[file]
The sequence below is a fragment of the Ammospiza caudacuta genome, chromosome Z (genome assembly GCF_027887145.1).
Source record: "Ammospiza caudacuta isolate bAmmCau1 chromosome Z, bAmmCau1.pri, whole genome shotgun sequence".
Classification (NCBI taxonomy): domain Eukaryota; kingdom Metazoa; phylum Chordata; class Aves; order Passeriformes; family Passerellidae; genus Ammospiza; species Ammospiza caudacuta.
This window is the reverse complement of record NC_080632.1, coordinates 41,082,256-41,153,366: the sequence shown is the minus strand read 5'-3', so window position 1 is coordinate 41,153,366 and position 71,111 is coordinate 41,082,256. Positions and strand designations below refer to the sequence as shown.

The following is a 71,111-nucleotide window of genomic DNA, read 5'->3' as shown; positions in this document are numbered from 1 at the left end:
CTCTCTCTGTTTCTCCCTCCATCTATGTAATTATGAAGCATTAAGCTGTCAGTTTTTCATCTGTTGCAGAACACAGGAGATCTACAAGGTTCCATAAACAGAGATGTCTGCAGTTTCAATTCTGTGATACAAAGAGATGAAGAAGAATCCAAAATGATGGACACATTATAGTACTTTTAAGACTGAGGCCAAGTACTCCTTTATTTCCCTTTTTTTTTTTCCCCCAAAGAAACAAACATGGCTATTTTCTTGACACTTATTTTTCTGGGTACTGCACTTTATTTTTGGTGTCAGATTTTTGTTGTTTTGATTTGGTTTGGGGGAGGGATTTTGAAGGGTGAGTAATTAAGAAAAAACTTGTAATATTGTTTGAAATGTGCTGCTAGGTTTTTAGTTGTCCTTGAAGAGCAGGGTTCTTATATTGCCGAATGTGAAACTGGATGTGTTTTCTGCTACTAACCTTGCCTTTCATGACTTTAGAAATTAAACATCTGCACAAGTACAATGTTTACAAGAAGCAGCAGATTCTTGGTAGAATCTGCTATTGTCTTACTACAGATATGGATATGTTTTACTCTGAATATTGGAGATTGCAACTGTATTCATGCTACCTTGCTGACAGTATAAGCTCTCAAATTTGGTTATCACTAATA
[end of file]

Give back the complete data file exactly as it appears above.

The sequence below is a fragment of the Ammospiza caudacuta genome, chromosome Z (genome assembly GCF_027887145.1).
Source record: "Ammospiza caudacuta isolate bAmmCau1 chromosome Z, bAmmCau1.pri, whole genome shotgun sequence".
Classification (NCBI taxonomy): domain Eukaryota; kingdom Metazoa; phylum Chordata; class Aves; order Passeriformes; family Passerellidae; genus Ammospiza; species Ammospiza caudacuta.
This window is the reverse complement of record NC_080632.1, coordinates 41,082,256-41,153,366: the sequence shown is the minus strand read 5'-3', so window position 1 is coordinate 41,153,366 and position 71,111 is coordinate 41,082,256. Positions and strand designations below refer to the sequence as shown.

The following is a 71,111-nucleotide window of genomic DNA, read 5'->3' as shown; positions in this document are numbered from 1 at the left end:
CTCTCTCTGTTTCTCCCTCCATCTATGTAATTATGAAGCATTAAGCTGTCAGTTTTTCATCTGTTGCAGAACACAGGAGATCTACAAGGTTCCATAAACAGAGATGTCTGCAGTTTCAATTCTGTGATACAAAGAGATGAAGAAGAATCCAAAATGATGGACACATTATAGTACTTTTAAGACTGAGGCCAAGTACTCCTTTATTTCCCTTTTTTTTTTTCCCCCAAAGAAACAAACATGGCTATTTTCTTGACACTTATTTTTCTGGGTACTGCACTTTATTTTTGGTGTCAGATTTTTGTTGTTTTGATTTGGTTTGGGGGAGGGATTTTGAAGGGTGAGTAATTAAGAAAAAACTTGTAATATTGTTTGAAATGTGCTGCTAGGTTTTTAGTTGTCCTTGAAGAGCAGGGTTCTTATATTGCCGAATGTGAAACTGGATGTGTTTTCTGCTACTAACCTTGCCTTTCATGACTTTAGAAATTAAACATCTGCACAAGTACAATGTTTACAAGAAGCAGCAGATTCTTGGTAGAATCTGCTATTGTCTTACTACAGATATGGATATGTTTTACTCTGAATATTGGAGATTGCAACTGTATTCATGCTACCTTGCTGACAGTATAAGCTCTCAAATTTGGTTATCACTAATA